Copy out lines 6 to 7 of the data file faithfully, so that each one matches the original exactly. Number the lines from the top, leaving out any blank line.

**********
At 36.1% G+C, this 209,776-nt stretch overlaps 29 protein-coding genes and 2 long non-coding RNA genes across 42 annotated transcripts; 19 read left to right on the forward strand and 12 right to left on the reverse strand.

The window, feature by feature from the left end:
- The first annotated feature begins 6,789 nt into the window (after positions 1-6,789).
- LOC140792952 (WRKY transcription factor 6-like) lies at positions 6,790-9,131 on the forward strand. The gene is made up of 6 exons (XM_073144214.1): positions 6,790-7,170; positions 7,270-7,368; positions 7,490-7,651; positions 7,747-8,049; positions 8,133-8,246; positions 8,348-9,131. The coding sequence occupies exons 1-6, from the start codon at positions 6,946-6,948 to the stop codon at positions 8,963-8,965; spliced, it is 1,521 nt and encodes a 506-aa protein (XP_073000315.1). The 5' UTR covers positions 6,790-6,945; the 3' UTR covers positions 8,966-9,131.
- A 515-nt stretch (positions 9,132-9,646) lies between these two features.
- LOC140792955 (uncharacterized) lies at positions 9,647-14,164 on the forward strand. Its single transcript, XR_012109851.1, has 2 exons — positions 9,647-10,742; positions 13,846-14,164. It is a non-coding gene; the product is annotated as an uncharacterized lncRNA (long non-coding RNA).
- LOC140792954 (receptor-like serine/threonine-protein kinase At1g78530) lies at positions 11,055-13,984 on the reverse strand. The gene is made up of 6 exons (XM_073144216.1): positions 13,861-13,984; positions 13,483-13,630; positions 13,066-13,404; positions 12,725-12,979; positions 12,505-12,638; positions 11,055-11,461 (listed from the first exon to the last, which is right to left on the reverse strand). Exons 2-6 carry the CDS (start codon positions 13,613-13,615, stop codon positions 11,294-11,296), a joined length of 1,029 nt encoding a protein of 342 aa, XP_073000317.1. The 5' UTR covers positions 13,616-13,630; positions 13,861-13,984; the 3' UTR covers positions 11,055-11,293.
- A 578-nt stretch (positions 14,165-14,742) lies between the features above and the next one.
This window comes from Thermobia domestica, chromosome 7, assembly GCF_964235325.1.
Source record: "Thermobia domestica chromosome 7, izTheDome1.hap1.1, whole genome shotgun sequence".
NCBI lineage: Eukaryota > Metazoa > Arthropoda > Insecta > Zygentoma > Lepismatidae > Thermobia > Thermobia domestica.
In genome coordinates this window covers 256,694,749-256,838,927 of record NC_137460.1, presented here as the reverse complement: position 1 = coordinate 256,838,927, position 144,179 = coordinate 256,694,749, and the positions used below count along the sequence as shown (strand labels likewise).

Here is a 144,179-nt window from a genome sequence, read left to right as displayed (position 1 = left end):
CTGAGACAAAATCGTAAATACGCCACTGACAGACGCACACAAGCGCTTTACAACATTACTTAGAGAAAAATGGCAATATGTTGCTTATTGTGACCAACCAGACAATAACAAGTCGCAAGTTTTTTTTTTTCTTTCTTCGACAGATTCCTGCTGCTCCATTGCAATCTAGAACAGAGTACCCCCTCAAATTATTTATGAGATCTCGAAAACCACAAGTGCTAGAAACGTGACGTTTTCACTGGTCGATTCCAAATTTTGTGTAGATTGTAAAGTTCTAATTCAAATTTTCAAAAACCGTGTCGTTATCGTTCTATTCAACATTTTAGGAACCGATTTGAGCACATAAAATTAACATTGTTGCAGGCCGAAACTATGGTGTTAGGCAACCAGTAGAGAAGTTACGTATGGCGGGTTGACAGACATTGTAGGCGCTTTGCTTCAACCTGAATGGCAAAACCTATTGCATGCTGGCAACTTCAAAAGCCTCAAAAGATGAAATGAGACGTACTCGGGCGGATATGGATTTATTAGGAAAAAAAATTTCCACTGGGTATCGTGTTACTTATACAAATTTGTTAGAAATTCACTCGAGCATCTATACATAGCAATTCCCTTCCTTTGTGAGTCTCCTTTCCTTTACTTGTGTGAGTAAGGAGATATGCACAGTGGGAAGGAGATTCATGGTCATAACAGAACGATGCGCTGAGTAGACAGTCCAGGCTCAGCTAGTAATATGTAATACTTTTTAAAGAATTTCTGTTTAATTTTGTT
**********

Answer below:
- LOC140792955 (uncharacterized) lies at positions 9,647-14,164 on the forward strand. Its single transcript, XR_012109851.1, has 2 exons — positions 9,647-10,742; positions 13,846-14,164. It is a non-coding gene; the product is annotated as an uncharacterized lncRNA (long non-coding RNA).
- LOC140792954 (receptor-like serine/threonine-protein kinase At1g78530) lies at positions 11,055-13,984 on the reverse strand. The gene is made up of 6 exons (XM_073144216.1): positions 13,861-13,984; positions 13,483-13,630; positions 13,066-13,404; positions 12,725-12,979; positions 12,505-12,638; positions 11,055-11,461 (listed from the first exon to the last, which is right to left on the reverse strand). Exons 2-6 carry the CDS (start codon positions 13,613-13,615, stop codon positions 11,294-11,296), a joined length of 1,029 nt encoding a protein of 342 aa, XP_073000317.1. The 5' UTR covers positions 13,616-13,630; positions 13,861-13,984; the 3' UTR covers positions 11,055-11,293.